LI faculty members join international election observation mission in Honduras
Ron Nehring, Director of International Programs
March 14, 2017
LI faculty members join international election observation mission in Honduras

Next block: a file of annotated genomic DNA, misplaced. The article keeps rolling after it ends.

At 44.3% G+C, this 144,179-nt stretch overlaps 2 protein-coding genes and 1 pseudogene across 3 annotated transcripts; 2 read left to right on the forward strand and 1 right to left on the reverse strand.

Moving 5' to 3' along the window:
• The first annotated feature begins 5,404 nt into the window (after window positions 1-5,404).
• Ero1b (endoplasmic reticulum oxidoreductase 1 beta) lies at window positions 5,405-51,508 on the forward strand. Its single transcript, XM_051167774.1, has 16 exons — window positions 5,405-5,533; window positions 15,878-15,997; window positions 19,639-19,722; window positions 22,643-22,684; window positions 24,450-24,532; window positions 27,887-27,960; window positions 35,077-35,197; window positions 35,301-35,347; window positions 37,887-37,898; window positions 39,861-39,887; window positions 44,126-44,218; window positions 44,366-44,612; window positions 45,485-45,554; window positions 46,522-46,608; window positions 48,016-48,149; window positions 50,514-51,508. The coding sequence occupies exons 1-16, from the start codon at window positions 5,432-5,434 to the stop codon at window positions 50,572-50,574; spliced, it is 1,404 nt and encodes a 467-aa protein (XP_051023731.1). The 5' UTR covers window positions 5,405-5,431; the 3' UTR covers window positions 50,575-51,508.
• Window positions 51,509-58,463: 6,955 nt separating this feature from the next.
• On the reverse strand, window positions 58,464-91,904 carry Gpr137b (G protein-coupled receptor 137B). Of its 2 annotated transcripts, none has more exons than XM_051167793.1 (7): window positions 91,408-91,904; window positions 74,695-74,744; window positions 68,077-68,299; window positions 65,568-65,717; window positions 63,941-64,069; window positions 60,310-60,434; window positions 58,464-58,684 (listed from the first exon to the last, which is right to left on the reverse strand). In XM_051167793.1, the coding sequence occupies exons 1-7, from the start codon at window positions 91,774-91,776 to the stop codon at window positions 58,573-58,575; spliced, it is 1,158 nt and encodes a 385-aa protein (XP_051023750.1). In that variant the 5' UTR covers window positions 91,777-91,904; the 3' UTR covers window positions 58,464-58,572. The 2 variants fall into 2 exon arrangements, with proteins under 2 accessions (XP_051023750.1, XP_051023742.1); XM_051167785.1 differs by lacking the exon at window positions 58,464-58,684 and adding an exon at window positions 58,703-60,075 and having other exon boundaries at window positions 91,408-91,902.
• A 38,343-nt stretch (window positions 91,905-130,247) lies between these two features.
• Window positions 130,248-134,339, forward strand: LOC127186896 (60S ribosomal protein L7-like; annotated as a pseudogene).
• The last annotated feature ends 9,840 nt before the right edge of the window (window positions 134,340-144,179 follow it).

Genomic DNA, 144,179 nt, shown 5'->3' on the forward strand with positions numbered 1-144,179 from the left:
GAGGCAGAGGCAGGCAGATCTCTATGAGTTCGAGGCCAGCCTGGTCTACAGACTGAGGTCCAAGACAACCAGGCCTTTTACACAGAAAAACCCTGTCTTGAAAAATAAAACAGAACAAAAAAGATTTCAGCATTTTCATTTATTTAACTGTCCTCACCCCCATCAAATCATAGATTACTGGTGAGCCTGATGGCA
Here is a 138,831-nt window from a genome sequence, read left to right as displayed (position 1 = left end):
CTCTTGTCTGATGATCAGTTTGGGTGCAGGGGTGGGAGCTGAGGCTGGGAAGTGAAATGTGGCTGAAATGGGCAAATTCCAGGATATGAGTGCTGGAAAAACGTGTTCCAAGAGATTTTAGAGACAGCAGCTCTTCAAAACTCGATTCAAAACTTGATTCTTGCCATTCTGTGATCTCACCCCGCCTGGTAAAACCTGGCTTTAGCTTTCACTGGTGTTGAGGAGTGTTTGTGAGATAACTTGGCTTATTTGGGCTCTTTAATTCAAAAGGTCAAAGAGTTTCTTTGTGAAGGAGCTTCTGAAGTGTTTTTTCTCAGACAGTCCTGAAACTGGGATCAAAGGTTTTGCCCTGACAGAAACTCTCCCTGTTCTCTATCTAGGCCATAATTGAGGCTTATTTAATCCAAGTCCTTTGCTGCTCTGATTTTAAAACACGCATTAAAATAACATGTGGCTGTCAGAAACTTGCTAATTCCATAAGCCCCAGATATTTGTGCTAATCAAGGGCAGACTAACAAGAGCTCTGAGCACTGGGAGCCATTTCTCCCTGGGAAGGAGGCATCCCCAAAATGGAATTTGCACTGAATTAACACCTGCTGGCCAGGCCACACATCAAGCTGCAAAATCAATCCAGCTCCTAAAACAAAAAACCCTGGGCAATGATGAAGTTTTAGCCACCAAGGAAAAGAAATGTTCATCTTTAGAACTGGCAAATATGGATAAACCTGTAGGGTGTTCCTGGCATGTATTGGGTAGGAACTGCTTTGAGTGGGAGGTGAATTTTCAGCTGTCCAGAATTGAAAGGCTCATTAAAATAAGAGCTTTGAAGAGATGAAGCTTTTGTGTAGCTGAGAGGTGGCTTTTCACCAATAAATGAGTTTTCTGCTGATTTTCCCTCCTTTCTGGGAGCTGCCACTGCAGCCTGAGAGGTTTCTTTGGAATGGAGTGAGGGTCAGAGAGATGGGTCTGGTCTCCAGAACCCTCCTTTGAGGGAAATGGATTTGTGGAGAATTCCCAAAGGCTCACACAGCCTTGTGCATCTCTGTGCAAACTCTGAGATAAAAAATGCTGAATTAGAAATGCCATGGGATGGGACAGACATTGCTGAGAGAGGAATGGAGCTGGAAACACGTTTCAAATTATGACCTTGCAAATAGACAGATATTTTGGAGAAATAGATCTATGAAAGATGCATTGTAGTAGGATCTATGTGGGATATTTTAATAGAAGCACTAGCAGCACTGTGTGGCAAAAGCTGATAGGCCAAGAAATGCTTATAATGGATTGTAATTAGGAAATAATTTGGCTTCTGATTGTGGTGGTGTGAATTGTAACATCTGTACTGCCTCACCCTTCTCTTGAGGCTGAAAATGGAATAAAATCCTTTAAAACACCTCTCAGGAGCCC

TEGUCIGALPA – Honduras is one of the few countries in Latin America with a center-right government. This week, four Leadership Institute staff and faculty members participated in an international mission observing the country's national primary elections. The Leadership Institute's International Department has a robust ongoing training program in Honduras. The center-right National Party is under pressure from two leftist parties, the more extreme of which, Libre, receives active support from radical left-wing regimes in the region including Venezuela, Cuba, and Nicaragua. International observation missions are an important means of ensuring transparency and accountability in internal party democracy. LI's Director of International Programs Ron Nehring, former Ohio GOP Chairman Kevin DeWine, and former party chairs Nyna Armstrong and Thaddeus Taylor, who made up the LI team, were joined by 17 observers selected from conservative parties of other Latin American countries by Germany's Konrad Adenauer Stiftung (Foundation), which sponsored the program. The observation team visited 4 polling places in the region of Honduras' capital of Tegucigalpa, watching and reporting on how voters received and cast their ballots in each party's primary election. The team reported the election was well organized and experienced only minor complications, such as the late arrival of observers from various party factions at some polling places. “While countries like Venezuela and Cuba rest political liberties, Honduras demonstrates a strong national commitment to allowing every citizens' voice to be heard,” said Nehring. In 2016, the Leadership Institute trained 1,058 conservative candidates, potential candidates, leaders, and activists from throughout Honduras. Click here to learn more about how you can bring an LI training to your country.